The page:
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Date: -- (:)
From: Jon Harrop <jon@f...>
Subject: Re: [Caml-list] OC4MC : OCaml for Multicore architectures
On Thursday 24 September 2009 13:14:35 Philippe Wang wrote:
> On Thu, Sep 24, 2009 at 3:47 AM, Jon Harrop <jon@ffconsultancy.com> wrote:
> > Following your advice, it seems to work perfectly now:
> >
> :-)
> :
> > Wow! 2.6x faster on 2 cores is good. ;-)
>
> your machine is more generous than ours (which is Intel, not AMD) :-)

Yes. I don't know why AMD are so much better at this but I have seen it 
several times now.

> > That's a really fantastic piece of work. I'll do my best to study it and
> > write literature about it. May I ask, can you give a rough overview of
> > the design? For example, is there a separate nursery per thread so each
> > thread can allocate a certain amount before incurring a global pause? Do
> > you have any ideas for libraries built on top of this, such as a task
> > parallel library using work-stealing deques?
>
> A few words on the GC's design (that uses stop&copy algorithm several
> times) :
>
> Heaps :
> - a set of pages are used to give threads the possibility to allocate
> memory without interfering with other threads, such as there is no
> mutex locking at local memory allocation. Each thread borns with an
> empty page, when it's full, the thread takes another one.
> - a big heap is shared between all, there is a mutex over it to
> prevent parallel memory allocation into this one.
>
> Collection :
> - when there are no pages left, a collection stops-the-world and
> copies living values (of the pages) to the shared heap
> - when the shared heap is full, a collection stops-the-world and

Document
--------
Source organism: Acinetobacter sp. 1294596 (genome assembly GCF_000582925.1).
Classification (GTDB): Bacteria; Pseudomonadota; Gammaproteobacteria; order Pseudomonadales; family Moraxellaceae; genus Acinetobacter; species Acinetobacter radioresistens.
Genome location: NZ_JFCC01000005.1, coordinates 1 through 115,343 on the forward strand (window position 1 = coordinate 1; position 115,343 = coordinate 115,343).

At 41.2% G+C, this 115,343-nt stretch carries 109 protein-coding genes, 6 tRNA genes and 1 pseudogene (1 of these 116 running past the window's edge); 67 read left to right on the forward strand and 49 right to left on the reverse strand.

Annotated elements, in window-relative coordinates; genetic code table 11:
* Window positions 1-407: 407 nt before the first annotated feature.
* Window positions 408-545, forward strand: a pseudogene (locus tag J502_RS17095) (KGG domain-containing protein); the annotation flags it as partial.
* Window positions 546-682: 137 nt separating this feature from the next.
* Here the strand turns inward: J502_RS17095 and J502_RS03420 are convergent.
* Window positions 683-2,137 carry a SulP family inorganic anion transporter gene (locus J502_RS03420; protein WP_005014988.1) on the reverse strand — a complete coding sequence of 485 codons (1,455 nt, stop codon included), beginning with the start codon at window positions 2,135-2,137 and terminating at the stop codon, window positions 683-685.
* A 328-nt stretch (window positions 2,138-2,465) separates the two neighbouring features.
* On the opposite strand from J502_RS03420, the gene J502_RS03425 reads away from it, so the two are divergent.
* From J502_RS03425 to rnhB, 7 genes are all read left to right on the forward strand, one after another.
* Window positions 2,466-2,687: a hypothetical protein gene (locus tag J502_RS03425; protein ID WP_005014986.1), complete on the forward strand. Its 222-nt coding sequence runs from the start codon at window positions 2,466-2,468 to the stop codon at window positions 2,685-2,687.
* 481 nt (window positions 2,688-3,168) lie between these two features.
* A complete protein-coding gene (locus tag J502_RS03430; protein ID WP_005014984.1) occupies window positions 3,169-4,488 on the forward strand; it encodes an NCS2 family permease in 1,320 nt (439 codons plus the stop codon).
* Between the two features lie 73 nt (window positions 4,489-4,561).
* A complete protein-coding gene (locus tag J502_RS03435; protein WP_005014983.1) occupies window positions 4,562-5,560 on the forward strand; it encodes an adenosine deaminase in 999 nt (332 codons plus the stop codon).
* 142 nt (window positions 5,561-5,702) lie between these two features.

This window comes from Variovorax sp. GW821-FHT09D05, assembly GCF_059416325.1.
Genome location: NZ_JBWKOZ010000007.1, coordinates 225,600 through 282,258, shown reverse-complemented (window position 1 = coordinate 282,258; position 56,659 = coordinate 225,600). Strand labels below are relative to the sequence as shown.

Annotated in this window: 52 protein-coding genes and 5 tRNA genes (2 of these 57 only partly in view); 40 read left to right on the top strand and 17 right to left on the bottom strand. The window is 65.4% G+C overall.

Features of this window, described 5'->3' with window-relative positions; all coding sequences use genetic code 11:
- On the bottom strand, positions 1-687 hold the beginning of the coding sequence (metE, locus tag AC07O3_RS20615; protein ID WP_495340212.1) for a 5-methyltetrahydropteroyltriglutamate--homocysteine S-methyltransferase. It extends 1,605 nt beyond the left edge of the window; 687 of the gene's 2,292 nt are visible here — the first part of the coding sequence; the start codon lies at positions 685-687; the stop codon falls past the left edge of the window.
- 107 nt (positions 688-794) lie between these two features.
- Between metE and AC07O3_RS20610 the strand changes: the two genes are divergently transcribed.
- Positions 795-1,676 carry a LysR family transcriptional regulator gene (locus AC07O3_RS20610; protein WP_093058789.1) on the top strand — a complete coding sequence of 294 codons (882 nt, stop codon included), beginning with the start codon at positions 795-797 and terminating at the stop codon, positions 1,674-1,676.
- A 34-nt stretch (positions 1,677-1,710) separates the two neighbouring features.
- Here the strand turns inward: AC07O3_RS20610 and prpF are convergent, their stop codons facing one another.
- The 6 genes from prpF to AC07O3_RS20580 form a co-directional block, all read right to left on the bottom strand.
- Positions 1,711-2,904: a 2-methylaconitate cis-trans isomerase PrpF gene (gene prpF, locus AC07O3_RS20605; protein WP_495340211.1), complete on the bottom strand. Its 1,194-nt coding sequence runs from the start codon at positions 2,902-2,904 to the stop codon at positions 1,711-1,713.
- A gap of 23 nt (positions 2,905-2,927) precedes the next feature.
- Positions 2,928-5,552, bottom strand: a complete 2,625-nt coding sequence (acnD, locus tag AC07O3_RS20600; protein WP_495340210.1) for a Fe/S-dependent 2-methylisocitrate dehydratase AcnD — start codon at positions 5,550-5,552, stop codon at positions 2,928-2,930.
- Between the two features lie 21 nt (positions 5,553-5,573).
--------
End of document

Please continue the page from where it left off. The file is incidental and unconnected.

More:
> copies all living values (pages+shared heap) to a new shared heap
> (which can be grow if need be)

Ok, so this is stop&copy GC with per-thread nurseries/gen0.

Are values such as float arrays copied in their entirety or are they allocated 
outside the shared heap and only a pointer to them is copied?

Is the copy operation parallelized?

Is there a write barrier but no read barrier? If so, what exactly does the 
write barrier do?

> Special operations :
> - if there is a blocking operation (e.g. mutex lock or I/O operation),
> the mechanism is roughly the same as original INRIA OCaml's : it tells
> the GC that there is no need to stop it when stopping the world.

Can users mark external calls in their bindings as blocking so the GC will 
treat them appropriately?

> - if there is a thread with no allocation and no blocking operation,
> the behaviur is the same as INRIA OCaml.
>
> The number of pages, the size of a page, and the size of the shared
> heap can be changed before running a program by setting some
> environment variables (cf. last lines README file included in the
> distribution package).

Great!

-- 
Dr Jon Harrop, Flying Frog Consultancy Ltd.
http://www.ffconsultancy.com/?e